@KevinKim You hope that the winner of the validation set will be the winner on the test set, but that's not always the case, which is exactly why the test set exists. When you deploy your best performing validation-set model to production in the present you don't know for sure that it will actually provide the best predictions in the future. Revealing the test set only once, ever simulates live production data where you don't have the benefit of hindsight. – Ryan Zotti – 2018-03-01T22:21:40.313

@RyanZotti Then why not skip the validation set step, i.e., directly use the best model on the training set, then hope it will be a good model, then use a test set only once. I know this is definitely overfitting. But in essence, you use the winner of the validation set is also overfitting the validation set, right? (Or I miss something very important about the overfitting issue on the training and validation set?) I would still say that the n-fold CV (which uses all the training set) is a better way for model selection, though the CV error is an optimistic estimation of the true error rate – KevinKim – 2018-03-01T23:53:23.783

@KevinKim Yes, the winner of the validation set is overfitting to the validation set, hence the test set. I suppose cross validation could be viewed as a substitute for the validation set. The most important point is that the final, test set be used only once and should not influence any decisions (other than to not deploy any model). – Ryan Zotti – 2018-03-02T02:08:09.853

@KevinKim Yes, I think you are missing an important point: that (for most models) there is a huge difference between overfit during training and "overfit" during validation. Training is tailoring and changing a model (curve control points curve, NN-weights, tree-splits...) and where overfit - i.e. tailoring to specific data points - can quickly happen. If "testing" with unseen data for overfit on the training set (validation) produces good results, it is likely a general model and you pick it. Now you want to test again (test set) to give a "final" result on data you haven't based decisons on. – Honeybear – 2018-03-02T09:13:50.003

Sure, cross-validation is better, since you do the first steps 10 times, but it is a lot more expensive since it implies training N models 10 times. As I already pointed out, doing it only once is a compromise, since you can't always afford that much resources for training. But doing CV, ALL your data has been used for both training and validation at some point, so you should still keep a test set that you apply in the end, since only then you have data that didn't play any role during model training and selection and will give "independent" results. – Honeybear – 2018-03-02T09:15:52.913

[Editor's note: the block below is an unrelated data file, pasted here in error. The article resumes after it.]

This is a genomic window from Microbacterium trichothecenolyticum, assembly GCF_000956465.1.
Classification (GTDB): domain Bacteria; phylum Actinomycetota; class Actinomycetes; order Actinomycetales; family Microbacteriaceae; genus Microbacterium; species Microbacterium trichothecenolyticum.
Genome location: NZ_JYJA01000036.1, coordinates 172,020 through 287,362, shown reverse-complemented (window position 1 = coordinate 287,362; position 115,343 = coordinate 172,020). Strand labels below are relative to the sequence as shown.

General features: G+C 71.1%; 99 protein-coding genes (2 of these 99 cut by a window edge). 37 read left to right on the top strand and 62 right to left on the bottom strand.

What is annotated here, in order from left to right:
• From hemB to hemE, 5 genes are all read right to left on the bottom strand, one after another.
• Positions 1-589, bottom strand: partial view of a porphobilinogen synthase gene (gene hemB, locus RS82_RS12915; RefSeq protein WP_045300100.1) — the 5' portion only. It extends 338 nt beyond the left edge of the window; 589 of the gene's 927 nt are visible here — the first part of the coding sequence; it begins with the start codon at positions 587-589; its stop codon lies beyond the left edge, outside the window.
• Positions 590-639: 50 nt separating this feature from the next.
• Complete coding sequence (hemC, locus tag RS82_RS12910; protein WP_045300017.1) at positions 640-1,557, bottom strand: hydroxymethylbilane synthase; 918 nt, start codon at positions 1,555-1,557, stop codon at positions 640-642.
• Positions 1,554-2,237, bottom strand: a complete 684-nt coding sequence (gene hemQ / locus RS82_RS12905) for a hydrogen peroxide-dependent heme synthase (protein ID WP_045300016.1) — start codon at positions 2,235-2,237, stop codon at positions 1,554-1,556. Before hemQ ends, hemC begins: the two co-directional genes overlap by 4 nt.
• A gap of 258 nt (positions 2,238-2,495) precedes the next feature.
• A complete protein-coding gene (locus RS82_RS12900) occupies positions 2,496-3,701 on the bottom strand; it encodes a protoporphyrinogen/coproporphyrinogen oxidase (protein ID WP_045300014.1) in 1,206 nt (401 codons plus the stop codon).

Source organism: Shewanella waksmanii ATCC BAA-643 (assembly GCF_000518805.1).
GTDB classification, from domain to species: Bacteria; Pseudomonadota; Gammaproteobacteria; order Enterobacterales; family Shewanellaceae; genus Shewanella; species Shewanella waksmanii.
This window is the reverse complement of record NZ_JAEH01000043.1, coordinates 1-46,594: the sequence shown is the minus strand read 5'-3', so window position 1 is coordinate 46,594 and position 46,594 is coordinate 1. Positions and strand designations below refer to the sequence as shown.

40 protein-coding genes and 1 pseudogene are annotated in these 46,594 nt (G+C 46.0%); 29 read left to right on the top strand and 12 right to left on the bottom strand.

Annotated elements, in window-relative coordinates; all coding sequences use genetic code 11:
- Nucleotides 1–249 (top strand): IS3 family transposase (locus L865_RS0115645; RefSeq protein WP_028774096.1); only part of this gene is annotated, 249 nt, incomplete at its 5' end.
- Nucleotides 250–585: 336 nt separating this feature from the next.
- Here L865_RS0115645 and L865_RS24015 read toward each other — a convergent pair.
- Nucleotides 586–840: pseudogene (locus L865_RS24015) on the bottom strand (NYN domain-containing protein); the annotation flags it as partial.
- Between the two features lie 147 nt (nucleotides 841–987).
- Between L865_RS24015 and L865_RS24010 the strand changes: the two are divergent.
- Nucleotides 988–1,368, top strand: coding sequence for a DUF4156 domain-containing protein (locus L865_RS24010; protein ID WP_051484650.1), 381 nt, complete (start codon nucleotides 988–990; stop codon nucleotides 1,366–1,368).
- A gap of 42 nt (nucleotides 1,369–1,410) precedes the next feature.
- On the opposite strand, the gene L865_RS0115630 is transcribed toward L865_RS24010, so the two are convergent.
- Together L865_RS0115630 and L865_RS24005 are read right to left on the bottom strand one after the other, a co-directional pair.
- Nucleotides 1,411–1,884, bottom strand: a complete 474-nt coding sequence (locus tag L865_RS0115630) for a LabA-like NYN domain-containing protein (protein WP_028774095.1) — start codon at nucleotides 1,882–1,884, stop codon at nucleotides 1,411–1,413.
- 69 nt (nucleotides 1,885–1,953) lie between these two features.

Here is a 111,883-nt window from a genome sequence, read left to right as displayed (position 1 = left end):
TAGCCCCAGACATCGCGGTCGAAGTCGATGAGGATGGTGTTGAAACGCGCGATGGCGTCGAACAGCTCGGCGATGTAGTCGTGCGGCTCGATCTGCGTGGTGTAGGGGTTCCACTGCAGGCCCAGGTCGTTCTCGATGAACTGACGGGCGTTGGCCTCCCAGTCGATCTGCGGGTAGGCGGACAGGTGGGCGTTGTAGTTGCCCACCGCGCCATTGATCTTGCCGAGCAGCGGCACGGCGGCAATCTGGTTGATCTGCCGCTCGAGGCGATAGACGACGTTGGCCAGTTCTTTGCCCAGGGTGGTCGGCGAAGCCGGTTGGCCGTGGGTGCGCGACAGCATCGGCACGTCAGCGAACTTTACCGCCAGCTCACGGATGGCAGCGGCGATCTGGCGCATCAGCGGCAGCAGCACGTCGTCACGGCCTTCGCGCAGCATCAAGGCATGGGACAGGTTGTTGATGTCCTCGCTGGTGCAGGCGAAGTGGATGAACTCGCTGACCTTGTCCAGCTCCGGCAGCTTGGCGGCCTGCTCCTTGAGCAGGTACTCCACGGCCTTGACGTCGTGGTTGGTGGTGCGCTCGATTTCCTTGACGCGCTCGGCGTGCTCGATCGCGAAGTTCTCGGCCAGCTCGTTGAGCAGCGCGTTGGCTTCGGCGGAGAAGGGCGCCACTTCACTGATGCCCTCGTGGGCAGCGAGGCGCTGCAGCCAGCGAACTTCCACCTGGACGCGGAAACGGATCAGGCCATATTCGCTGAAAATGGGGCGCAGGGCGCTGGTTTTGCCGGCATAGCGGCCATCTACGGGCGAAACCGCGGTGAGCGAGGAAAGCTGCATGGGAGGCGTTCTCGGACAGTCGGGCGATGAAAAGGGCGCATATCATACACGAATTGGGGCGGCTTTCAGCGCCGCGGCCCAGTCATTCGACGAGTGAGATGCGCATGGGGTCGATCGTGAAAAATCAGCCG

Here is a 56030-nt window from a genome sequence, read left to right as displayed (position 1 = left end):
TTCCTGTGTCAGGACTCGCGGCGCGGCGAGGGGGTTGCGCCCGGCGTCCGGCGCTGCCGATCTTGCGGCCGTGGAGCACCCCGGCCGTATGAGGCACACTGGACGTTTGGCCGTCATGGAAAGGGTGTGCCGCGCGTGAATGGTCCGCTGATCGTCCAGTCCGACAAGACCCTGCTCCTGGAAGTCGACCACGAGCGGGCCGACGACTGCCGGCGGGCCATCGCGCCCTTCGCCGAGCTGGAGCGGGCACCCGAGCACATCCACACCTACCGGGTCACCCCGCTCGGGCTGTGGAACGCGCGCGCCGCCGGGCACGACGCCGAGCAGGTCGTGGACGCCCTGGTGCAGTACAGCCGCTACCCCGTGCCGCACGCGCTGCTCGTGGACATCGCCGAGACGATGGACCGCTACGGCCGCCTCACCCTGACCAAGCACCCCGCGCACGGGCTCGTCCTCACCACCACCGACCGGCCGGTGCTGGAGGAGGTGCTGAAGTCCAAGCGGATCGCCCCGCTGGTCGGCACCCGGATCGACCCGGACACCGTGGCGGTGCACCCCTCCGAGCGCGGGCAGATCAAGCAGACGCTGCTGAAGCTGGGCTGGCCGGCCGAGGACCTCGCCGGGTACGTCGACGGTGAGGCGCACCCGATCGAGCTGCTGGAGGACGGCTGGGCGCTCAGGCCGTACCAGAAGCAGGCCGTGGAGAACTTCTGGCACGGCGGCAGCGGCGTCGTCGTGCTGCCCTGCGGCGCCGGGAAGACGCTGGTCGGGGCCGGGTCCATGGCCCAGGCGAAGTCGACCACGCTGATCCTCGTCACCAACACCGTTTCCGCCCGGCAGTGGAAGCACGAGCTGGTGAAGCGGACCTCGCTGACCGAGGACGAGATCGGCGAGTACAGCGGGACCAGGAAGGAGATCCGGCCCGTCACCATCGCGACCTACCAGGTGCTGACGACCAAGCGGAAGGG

An example: Green, black and yellow (not shown) are 3 models G, B and Y, trained on the shown data (training set). Training alone, you'd say, G is the best, it fits 100%. Hence a validation set, where you'll get sth like G: 80%, B: 97%, Y: 89%. Those results indicate overfit of G while B and Y didn't. B performs best, you'd pick it. One might argue that you just generated models until one fit your validation set perfectly. Hence a test set, where you can say: This is the indipendent performance of the model I chose.

– Honeybear – 2018-03-02T09:46:42.410

1BUT: How the model will perform "in the real world" is still unknown. It is just a validated and tested assumption, that it will perform well on unseen data and for scientific purposes this is usually deemed enough. If you now go again and generate and pick models, until one fits validation set AND test set perfectly, then you degenerated your test set to a validation set. Better do cross-validation for that. In case your performance is constantly significantly worse on the test set, it always is an option that your data is just split badly and you'd want to restart with re-shuffled sets. – Honeybear – 2018-03-02T09:53:30.083

@Honeybear I agree that there are some difference between overfitting on those "parameters" (e.g., weights in the NN) and the overfitting on those "hyper-parameters" (e.g., number of hidden layers in NN). But with one validation set and you pick the winner, is still overfitting (on the hyper-parameters). In the G,B,Y example (these colors are hyper-parameter), it could be that in one validation set, B is the best, but in another validation set, Y may be the best. Ideally, if we could generates many validation set independently and compute the average performance of G,B,Y, then that average... – KevinKim – 2018-03-02T13:56:24.697

@Honeybear ...performance would be a very robust and accurate estimation of the true performance of G,B,Y. So, this is a "clean" version of the traditional n-fold CV. So n-fold CV is trying to mimic this ideal situation, right? But if n-fold CV requires too much computation in a problem, them may be the only practically meaningful thing we can do is the this one validation set. Though it is not as "accurate" as the n-fold CV, it is still much better than just picking the winner based on the training performance – KevinKim – 2018-03-02T14:28:58.657

12

It does not follow that you need to split the data in any way. The bootstrap can provide smaller mean squared error estimates of prediction accuracy using the whole sample for both developing and testing the model.